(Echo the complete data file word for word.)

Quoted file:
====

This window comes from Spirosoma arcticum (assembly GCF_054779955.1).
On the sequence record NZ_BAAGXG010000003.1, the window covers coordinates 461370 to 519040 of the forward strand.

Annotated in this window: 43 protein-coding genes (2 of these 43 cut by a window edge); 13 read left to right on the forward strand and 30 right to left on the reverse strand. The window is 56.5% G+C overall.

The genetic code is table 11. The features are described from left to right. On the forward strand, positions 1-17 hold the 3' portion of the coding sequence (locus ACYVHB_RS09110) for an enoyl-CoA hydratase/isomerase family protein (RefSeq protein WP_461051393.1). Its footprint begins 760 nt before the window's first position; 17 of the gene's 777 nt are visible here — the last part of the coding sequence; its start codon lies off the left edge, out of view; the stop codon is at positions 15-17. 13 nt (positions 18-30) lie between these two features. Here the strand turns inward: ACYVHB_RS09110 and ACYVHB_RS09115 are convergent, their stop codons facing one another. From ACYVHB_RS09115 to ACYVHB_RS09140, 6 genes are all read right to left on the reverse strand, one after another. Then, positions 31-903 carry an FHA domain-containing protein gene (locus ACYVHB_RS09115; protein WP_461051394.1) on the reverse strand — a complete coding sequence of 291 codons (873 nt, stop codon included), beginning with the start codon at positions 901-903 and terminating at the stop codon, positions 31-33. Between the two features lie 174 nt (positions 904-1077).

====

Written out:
This window comes from Spirosoma arcticum (assembly GCF_054779955.1).
On the sequence record NZ_BAAGXG010000003.1, the window covers coordinates 461370 to 519040 of the forward strand.

Annotated in this window: 43 protein-coding genes (2 of these 43 cut by a window edge); 13 read left to right on the forward strand and 30 right to left on the reverse strand. The window is 56.5% G+C overall.

The genetic code is table 11. The features are described from left to right. On the forward strand, positions 1-17 hold the 3' portion of the coding sequence (locus ACYVHB_RS09110) for an enoyl-CoA hydratase/isomerase family protein (RefSeq protein WP_461051393.1). Its footprint begins 760 nt before the window's first position; 17 of the gene's 777 nt are visible here — the last part of the coding sequence; its start codon lies off the left edge, out of view; the stop codon is at positions 15-17. 13 nt (positions 18-30) lie between these two features. Here the strand turns inward: ACYVHB_RS09110 and ACYVHB_RS09115 are convergent, their stop codons facing one another. From ACYVHB_RS09115 to ACYVHB_RS09140, 6 genes are all read right to left on the reverse strand, one after another. Then, positions 31-903 carry an FHA domain-containing protein gene (locus ACYVHB_RS09115; protein WP_461051394.1) on the reverse strand — a complete coding sequence of 291 codons (873 nt, stop codon included), beginning with the start codon at positions 901-903 and terminating at the stop codon, positions 31-33. Between the two features lie 174 nt (positions 904-1077).